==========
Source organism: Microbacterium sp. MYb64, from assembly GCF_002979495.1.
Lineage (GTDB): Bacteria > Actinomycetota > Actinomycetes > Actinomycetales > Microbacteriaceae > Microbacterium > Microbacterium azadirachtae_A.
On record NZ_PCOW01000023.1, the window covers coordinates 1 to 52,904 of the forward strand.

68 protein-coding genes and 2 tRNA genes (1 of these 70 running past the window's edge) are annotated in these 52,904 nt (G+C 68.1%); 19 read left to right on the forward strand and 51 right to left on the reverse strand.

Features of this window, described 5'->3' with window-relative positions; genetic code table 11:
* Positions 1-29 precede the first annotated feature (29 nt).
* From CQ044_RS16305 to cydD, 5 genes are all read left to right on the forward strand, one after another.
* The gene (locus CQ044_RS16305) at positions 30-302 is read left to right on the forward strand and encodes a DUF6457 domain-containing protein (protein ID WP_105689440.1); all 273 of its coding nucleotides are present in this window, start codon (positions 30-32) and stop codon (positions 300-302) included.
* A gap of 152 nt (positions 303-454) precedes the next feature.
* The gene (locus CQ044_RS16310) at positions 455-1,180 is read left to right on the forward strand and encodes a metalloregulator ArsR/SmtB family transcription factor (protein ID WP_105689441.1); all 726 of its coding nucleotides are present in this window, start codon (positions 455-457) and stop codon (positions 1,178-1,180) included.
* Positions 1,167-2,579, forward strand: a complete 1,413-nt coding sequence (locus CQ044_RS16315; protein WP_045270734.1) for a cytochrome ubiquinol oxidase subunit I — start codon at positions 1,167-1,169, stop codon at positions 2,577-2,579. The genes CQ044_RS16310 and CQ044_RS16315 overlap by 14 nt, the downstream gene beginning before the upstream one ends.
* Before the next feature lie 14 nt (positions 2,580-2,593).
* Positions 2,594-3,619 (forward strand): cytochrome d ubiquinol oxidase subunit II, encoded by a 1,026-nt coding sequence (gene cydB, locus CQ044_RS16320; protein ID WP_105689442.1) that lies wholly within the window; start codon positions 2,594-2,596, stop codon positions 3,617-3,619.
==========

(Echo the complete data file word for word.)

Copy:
Source organism: Microbacterium sp. MYb64, from assembly GCF_002979495.1.
Lineage (GTDB): Bacteria > Actinomycetota > Actinomycetes > Actinomycetales > Microbacteriaceae > Microbacterium > Microbacterium azadirachtae_A.
On record NZ_PCOW01000023.1, the window covers coordinates 1 to 52,904 of the forward strand.

68 protein-coding genes and 2 tRNA genes (1 of these 70 running past the window's edge) are annotated in these 52,904 nt (G+C 68.1%); 19 read left to right on the forward strand and 51 right to left on the reverse strand.

Features of this window, described 5'->3' with window-relative positions; genetic code table 11:
* Positions 1-29 precede the first annotated feature (29 nt).
* From CQ044_RS16305 to cydD, 5 genes are all read left to right on the forward strand, one after another.
* The gene (locus CQ044_RS16305) at positions 30-302 is read left to right on the forward strand and encodes a DUF6457 domain-containing protein (protein ID WP_105689440.1); all 273 of its coding nucleotides are present in this window, start codon (positions 30-32) and stop codon (positions 300-302) included.
* A gap of 152 nt (positions 303-454) precedes the next feature.
* The gene (locus CQ044_RS16310) at positions 455-1,180 is read left to right on the forward strand and encodes a metalloregulator ArsR/SmtB family transcription factor (protein ID WP_105689441.1); all 726 of its coding nucleotides are present in this window, start codon (positions 455-457) and stop codon (positions 1,178-1,180) included.
* Positions 1,167-2,579, forward strand: a complete 1,413-nt coding sequence (locus CQ044_RS16315; protein WP_045270734.1) for a cytochrome ubiquinol oxidase subunit I — start codon at positions 1,167-1,169, stop codon at positions 2,577-2,579. The genes CQ044_RS16310 and CQ044_RS16315 overlap by 14 nt, the downstream gene beginning before the upstream one ends.
* Before the next feature lie 14 nt (positions 2,580-2,593).
* Positions 2,594-3,619 (forward strand): cytochrome d ubiquinol oxidase subunit II, encoded by a 1,026-nt coding sequence (gene cydB, locus CQ044_RS16320; protein ID WP_105689442.1) that lies wholly within the window; start codon positions 2,594-2,596, stop codon positions 3,617-3,619.